Children's rights

Social workers strive to heal trauma in Negros Occidental conflict zones

Reymund Titong

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Social workers strive to heal trauma in Negros Occidental conflict zones

REFUGE. Lyra Versoza, a Leyte-based mental health practicioner, conducts a psychosocial assessment of residents in Sitio Dangalon, Barangay Hilamonan, Kabankalan City after a series of armed encounters between government troops and communist rebels.

Central Philippines State University-Office of Student Services and Affairs

Kabankalan social welfare and development head Cyril D. Ramos says residents of conflict zones are afraid for the safety of their children, and farmers worry about their ability to meet their families’ survival needs

NEGROS OCCIDENTAL, Philippines – The sound of approaching trucks these days always sends at least one child crying and shaking in the hamlet of Dangalon, in Barangay Hilamonan,  Kabankalan City.

Ramon Tingal says his daughter is one of the anxious minors, still unable to shake off the trauma of the May 3 clash in their village that injured two soldiers and killed his brother, Crispin, a farmer tagged by the military as a communist rebel.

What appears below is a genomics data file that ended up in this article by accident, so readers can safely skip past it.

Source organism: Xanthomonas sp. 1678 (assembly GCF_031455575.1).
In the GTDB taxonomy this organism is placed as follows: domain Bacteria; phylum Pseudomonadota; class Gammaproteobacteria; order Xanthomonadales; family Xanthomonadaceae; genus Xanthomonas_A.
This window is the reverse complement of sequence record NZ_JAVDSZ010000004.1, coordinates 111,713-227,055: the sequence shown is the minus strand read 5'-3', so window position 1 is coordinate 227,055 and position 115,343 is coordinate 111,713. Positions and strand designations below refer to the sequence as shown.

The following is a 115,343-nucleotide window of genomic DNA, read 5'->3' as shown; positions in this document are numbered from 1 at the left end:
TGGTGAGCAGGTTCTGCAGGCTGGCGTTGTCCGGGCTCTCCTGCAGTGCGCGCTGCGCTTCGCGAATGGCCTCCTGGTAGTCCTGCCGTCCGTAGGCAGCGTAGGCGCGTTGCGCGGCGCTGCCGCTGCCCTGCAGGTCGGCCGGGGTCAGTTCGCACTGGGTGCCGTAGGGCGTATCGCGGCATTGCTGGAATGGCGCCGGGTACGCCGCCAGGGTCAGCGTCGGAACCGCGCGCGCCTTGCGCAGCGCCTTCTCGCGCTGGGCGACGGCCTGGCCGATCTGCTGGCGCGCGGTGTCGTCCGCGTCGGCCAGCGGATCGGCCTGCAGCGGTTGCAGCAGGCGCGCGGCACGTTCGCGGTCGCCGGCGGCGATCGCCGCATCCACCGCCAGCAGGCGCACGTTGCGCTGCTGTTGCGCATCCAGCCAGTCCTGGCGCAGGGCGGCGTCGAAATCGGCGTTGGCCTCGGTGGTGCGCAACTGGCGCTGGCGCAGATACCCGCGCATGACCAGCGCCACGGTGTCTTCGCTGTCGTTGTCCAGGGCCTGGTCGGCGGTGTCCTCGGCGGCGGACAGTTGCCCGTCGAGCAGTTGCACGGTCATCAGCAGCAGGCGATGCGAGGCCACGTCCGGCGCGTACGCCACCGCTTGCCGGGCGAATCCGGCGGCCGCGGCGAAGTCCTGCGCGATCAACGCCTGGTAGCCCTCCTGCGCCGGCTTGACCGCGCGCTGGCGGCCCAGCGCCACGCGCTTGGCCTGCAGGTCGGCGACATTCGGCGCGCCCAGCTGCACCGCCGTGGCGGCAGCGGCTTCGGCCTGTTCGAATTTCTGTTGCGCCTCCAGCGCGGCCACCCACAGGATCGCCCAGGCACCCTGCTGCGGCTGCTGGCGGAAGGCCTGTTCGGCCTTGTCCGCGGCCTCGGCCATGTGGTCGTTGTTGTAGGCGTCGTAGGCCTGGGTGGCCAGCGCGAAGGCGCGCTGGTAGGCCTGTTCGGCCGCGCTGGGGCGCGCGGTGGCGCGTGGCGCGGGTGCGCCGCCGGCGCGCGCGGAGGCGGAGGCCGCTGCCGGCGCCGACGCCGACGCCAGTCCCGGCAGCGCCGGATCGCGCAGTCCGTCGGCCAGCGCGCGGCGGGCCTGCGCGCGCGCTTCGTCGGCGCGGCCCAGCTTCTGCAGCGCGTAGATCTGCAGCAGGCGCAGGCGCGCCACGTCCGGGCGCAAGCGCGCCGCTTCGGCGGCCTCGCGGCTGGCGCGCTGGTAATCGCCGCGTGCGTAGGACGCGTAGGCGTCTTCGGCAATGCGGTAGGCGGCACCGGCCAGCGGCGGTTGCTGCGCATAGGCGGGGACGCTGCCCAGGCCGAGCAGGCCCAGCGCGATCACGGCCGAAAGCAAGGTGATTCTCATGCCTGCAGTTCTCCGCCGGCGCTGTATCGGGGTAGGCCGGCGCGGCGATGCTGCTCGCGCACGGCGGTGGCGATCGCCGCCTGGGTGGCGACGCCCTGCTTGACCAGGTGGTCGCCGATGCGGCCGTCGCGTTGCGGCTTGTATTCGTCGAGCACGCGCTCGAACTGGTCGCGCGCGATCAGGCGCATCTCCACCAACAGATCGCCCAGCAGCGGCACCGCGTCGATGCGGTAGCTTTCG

The clash that killed the 36-year-old Crispin and another battle on May 11 roused anguish and anxiety among members of the close-knit clan and their neighbors, Ramon told Rappler on the sidelines of a June 9 training workshop on psychological first-aid  for residents, teachers, and personnel of the City Social Welfare and Development Office (CSWDO). 

Ramon’s daughter displays distress at loud noises. She is easily frightened by lorry sounds, even if these are not army-owned vehicles.

“Nahadlok gid ko, pati ang akon mga bata sa natabo sa kay utod ko,” Ramon said.

(I am terrified, even my children, about what happened to my brother.)

“Subong, ga pangayo kami sang oras sa mga military nga maka estorya, para ma plastar namon sa ila ang amon gusto, ilabi na ang amon seguridad” he added.

(At the moment, we are asking the military for a dialogue to discuss what we need, especially with regard to our security.)


Crispin’s family had immediately pushed back at the military’s claim that he was a rebel.